Simpson et al ask whether polymorphisms in TLRs may account for different phenotypes observed in disease studies. Single nucleotide polymorphisms of TLRs have been linked to susceptibility to infectious diseases.6 With such a hypothesis in mind, we recently compared the frequency of the TLR2 Arg753Gln and the TLR4 Asp299Gly and Thr399Ile polymorphisms in patients with idiopathic bronchietasis and controls. The Asp299Gly TLR4 polymorphism (and the co-segregating Thr399Ile polymorphism) is, as indicated by Simpson et al, proven to be bona fide, with respect to both effect on endotoxin binding and disease associations. Similarly, the TLR2 Arg753Gln polymorphism is functional and has been associated with altered susceptibility to several infectious diseases including herpes simplex virus, cytomegalovirus and rheumatic fever. The polymorphism was initially described in the context of a possible enhanced risk of staphylococcal sepsis.6

A total of 94 unrelated individuals with a diagnosis of idiopathic bronchietasis recruited at the Royal Brompton Hospital, London, UK, and 86 heart/lung transplant donor controls from the Harefield Hospital, London, UK, were studied. The ethics committee of the Royal Brompton & Harefield & NHLI approved the study and all patients gave written informed consent for participating in the study. A diagnosis of idiopctnic bionchietasis was made where there was bilateral, predominately lower lobe bronchiectasis on CT, chronic rhinosinusitis and all known underlying causes had been excluded.2 Genomic DNA was extracted from peripheral blood using a high-salt technique. Typing of the TLR2 Arg753Gln, TLR4 Asp299Gly and TLR4 Thr399Ile polymorphisms was carried out using polymerase chain reaction restriction fragment length polymorphism analysis as described previously. Allele frequency was determined and statistical analysis carried out using the Simple Interactive Statistical Analysis. Allele frequency comparisons were made using the Fisher’s exact test. Only minor differences in gene frequency were observed, none of which were statistically significant (table 1).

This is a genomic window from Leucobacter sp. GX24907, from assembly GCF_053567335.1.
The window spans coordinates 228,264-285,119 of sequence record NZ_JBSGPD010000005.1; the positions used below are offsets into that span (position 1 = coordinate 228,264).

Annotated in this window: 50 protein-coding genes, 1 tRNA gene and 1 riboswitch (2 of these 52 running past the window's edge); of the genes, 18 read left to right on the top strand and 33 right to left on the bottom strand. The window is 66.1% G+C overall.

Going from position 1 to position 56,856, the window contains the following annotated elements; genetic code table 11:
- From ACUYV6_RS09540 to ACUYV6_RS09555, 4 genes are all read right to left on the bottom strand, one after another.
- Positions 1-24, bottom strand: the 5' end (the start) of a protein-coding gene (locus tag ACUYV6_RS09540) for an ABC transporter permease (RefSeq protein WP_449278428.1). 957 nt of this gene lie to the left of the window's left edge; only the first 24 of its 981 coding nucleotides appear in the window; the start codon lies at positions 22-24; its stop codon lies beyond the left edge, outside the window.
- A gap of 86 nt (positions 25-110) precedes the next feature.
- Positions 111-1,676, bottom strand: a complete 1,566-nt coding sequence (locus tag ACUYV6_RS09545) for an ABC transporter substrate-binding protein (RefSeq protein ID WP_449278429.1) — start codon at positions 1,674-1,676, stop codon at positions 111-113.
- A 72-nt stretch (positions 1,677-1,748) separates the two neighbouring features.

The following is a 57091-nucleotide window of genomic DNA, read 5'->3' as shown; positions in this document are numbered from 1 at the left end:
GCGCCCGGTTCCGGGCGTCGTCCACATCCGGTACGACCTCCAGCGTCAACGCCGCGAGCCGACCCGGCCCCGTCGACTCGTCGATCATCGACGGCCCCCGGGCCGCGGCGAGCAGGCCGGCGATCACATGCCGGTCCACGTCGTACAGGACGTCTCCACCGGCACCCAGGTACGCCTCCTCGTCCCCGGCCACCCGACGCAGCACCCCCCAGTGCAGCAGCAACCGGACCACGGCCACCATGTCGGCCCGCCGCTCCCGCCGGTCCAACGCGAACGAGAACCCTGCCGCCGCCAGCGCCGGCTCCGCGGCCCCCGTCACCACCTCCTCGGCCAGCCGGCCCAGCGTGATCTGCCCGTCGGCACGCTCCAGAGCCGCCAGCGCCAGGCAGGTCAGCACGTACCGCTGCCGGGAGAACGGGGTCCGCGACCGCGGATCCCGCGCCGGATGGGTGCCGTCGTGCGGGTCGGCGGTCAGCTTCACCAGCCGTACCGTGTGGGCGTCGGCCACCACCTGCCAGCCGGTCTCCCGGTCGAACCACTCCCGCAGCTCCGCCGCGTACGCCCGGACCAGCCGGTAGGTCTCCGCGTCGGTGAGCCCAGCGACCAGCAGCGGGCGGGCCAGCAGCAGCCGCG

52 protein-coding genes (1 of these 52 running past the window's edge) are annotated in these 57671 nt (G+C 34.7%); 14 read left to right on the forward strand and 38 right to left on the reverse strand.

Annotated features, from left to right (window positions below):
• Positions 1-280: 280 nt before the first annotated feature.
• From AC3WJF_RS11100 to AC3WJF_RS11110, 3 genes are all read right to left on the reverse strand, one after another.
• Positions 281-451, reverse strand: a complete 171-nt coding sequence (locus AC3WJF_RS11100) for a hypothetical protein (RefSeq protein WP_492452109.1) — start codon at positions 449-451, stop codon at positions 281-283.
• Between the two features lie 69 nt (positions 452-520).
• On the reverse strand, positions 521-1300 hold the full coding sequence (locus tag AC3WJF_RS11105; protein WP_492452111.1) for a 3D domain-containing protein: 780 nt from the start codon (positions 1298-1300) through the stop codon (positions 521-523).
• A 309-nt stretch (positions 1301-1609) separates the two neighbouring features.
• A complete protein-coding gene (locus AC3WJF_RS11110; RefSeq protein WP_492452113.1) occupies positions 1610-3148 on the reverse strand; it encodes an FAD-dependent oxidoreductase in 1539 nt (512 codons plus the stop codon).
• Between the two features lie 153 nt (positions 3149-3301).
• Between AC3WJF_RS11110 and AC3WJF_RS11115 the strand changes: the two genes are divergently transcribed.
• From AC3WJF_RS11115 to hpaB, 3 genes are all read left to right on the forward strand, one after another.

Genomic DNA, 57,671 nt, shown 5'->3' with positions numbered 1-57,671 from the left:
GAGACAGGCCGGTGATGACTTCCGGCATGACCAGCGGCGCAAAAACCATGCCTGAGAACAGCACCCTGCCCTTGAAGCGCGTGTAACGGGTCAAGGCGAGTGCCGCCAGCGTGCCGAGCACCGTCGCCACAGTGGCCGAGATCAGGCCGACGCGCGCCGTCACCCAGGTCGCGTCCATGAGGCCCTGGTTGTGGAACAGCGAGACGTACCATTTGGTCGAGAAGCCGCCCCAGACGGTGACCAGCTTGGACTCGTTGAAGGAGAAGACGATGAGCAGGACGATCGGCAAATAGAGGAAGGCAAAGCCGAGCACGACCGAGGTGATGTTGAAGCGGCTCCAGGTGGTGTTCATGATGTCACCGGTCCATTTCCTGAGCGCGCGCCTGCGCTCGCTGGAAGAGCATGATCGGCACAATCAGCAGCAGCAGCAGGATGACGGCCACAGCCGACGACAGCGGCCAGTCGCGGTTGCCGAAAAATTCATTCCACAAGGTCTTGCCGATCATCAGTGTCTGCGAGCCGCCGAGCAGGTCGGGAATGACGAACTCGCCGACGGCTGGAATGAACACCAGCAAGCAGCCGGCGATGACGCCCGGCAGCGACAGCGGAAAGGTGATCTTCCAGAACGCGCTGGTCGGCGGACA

Table 1

 Toll-like receptor (TLR)2 and TLR4 restriction fragment length polymorphism analysis*

In summary, we make the following points, building on the case made by Simpson et al. First, although it seems likely that the pathogenesis in both asthma and idiopathic bronchietasis has a strong innate immunity component, it is important to note that the components contributing to TLR changes can be complex, including events at the innate–adaptive immune response interface, as well as interactions between effector T cells and Tregs. Specifically, it can be hard to interpret increases in the expression of TLR in the absence of data on the particular cell type(s) accounting for the change. Second, faced with clinical phenotypes of this level of complexity, it is perhaps not surprising that, as has been the case in analysis of sepsis and other complex disease end points, the effects of TLR polymorphims are not striking.


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  • Funding: This work was supported by grants from the Royal Brompton & Harefield NHS Trust Clinical Research Committee, the Welton Foundation, and the Medical Research Council, UK.

  • Competing interests: None declared.